Explained: Why EC wants cap on cash donations to political parties

The key reason for the EC’s latest proposal to the Law Ministry is to check the flow of black money into the election process and bring transparency to political funding

The Election Commission has proposed to cap cash donations to political parties and bring down anonymous political donations from Rs 20,000 to Rs 2,000.

The Election Commission of India on Tuesday proposed to cap cash donations to political parties and bring down anonymous political donations from Rs 20,000 to Rs 2,000. Chief Election Commissioner Rajiv Kumar, in a letter to the Law Ministry, proposed to cap cash donations at 20 per cent of the total donations received or at Rs 20 crore, whichever is lower.

Kumar also suggested a slew of amendments to the Representation of the People Act (RPA), 1951, which provides guidelines for the conduct of elections in both Houses of Parliament as well as for state legislatures. The proposals are aimed at ushering in reforms and transparency in donations received by political parties, and also the expenditure incurred by candidates trying their luck at the hustings.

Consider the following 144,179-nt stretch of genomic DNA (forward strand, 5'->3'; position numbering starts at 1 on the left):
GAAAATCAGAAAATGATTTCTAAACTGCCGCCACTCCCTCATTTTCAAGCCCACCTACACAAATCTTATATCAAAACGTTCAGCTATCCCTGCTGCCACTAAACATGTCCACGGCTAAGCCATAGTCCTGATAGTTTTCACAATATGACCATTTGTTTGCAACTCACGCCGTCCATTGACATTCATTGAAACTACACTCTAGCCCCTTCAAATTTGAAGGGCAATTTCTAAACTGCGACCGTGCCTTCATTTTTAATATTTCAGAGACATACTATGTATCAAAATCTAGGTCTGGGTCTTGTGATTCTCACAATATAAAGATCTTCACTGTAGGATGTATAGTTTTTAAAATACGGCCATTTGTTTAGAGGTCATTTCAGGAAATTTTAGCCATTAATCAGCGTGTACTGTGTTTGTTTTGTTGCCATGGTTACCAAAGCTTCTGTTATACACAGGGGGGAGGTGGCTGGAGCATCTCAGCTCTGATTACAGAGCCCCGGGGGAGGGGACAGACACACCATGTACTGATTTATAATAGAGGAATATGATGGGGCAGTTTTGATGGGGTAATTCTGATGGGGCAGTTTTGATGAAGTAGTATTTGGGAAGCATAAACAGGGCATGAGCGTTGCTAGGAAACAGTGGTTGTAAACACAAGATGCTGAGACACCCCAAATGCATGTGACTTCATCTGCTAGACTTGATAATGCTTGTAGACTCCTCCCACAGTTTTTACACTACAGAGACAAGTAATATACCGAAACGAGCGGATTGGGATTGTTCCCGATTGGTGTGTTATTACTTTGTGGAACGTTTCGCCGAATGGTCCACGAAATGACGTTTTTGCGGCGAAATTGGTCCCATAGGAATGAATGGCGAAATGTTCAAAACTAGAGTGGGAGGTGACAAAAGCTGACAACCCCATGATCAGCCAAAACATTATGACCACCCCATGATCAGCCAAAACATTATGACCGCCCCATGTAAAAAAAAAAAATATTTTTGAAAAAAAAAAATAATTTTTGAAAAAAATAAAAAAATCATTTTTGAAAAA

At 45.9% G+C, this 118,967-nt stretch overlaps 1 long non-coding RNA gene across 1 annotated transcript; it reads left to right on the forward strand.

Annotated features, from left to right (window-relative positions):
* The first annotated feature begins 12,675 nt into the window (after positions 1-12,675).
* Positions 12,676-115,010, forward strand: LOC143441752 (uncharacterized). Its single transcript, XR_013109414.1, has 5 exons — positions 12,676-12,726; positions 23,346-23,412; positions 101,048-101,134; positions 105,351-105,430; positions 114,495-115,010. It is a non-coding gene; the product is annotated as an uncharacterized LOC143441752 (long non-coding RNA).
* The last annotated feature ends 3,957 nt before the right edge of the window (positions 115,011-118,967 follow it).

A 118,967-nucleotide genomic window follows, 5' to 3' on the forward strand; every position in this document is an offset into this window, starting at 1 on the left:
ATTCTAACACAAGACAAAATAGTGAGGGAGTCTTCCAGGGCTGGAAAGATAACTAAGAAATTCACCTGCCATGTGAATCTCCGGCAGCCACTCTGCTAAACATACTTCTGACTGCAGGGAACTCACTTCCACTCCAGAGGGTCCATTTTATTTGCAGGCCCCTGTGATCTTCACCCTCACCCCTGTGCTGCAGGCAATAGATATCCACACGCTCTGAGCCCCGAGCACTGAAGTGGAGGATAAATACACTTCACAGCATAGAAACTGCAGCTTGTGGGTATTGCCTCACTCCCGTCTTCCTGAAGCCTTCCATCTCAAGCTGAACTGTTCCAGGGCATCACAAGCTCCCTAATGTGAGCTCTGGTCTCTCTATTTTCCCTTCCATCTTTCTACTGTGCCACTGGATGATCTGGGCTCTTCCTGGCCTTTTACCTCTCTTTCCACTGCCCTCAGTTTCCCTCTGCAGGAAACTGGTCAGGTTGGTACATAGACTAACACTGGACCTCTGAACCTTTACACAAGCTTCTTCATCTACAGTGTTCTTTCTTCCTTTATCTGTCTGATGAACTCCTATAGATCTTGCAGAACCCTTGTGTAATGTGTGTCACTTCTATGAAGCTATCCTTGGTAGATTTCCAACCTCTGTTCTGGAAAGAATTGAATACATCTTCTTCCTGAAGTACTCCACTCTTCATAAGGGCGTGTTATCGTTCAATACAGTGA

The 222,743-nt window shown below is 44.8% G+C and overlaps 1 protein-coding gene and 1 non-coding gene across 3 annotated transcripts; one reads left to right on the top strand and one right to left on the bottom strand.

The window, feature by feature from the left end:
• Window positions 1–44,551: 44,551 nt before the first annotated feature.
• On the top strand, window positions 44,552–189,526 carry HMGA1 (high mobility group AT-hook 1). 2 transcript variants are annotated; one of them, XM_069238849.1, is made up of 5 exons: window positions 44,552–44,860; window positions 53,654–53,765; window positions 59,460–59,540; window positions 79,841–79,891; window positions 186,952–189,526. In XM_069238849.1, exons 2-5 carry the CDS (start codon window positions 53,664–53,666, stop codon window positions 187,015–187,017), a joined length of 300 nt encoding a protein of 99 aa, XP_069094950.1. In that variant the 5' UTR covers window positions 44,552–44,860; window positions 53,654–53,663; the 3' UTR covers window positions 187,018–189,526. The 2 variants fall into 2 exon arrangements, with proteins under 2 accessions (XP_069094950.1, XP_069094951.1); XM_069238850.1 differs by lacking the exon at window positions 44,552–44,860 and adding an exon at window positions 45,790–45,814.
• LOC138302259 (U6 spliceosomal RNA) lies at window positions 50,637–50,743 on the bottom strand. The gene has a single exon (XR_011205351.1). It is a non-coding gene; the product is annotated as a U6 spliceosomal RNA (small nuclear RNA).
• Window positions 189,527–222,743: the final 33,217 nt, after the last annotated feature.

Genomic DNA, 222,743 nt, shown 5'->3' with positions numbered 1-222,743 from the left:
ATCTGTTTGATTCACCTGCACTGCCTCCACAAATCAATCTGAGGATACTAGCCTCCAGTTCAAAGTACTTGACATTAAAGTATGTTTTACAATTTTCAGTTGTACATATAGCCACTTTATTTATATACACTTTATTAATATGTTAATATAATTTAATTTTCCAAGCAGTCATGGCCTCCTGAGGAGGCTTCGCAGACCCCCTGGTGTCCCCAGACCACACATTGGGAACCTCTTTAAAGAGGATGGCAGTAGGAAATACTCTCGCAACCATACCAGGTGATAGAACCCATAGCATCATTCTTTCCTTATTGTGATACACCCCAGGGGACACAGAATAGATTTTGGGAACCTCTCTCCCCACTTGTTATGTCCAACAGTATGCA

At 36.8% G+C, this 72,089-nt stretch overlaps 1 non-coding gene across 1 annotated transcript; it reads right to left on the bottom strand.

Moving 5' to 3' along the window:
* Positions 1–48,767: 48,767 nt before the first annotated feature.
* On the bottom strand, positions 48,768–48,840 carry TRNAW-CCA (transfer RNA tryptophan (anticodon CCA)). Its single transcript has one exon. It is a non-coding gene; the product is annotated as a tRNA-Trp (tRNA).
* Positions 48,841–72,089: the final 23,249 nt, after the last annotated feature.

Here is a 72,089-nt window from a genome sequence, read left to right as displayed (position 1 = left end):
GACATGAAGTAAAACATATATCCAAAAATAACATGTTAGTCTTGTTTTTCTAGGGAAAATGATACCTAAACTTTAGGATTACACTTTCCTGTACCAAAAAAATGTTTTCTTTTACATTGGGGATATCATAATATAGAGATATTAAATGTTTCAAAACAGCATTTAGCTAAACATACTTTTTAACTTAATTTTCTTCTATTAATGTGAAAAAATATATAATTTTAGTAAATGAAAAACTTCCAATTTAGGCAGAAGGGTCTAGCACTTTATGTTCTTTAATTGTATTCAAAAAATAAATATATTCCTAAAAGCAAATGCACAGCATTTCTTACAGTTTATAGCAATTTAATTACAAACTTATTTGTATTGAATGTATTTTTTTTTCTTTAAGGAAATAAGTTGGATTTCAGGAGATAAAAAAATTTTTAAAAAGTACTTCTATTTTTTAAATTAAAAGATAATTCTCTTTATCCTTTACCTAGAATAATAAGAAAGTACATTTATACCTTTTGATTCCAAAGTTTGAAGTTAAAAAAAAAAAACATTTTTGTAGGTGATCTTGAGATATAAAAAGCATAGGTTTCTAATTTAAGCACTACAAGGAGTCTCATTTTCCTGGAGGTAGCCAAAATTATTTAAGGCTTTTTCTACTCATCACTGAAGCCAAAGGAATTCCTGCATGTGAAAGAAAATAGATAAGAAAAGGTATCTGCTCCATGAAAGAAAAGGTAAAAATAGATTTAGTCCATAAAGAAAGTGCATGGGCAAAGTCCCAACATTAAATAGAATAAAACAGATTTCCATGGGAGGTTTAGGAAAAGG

What triggered EC’s proposal?

The move comes in the backdrop of the poll panel recently delisting 284 defaulting and non-compliant registered unrecognised political parties (RUPPs), declaring more than 253 of them inactive. The Income-tax department recently raided a number of such entities across the country on charges of tax evasion after the EC shared its report with its administrative authority, Central Board of Direct Taxes (CBDT).


Why does the ECI want to limit cash donations to parties?

The key reason for the EC’s proposal is to check the flow of black money into the election process and bring transparency to political funding. According to a report from the Association for Democratic Reforms (ADR), over 36 per cent of the funds received by national and regional parties in FY21 were from “unknown” sources. The ADR report, based on the analysis of political parties’ income tax returns and donation statements filed with the EC, said that between FY05 and FY21, the national parties had collected Rs 15,077.97 crore from unknown sources.

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“For FY21, eight national political parties declared Rs 426.74 crore income from unknown sources and 27 regional parties received Rs 263.928 crore income from unknown sources,” the report said. “During FY21, the Congress declared Rs 178.782 crore as income from unknown sources, which is 41.89 per cent of the total income of national parties from unknown sources (Rs 426.742 crore),” the report said. The BJP declared Rs 100.502 crore as income from unknown sources, which is 23.55 per cent of the total income of national parties from unknown sources. The unknown sources include ‘donations via Electoral Bonds’, ‘sale of coupons’, ‘relief fund’, miscellaneous income’, ‘voluntary contributions’, and ‘contributions from meetings/morchas’. The details of voluntary contributions from such donors are not available in the public domain.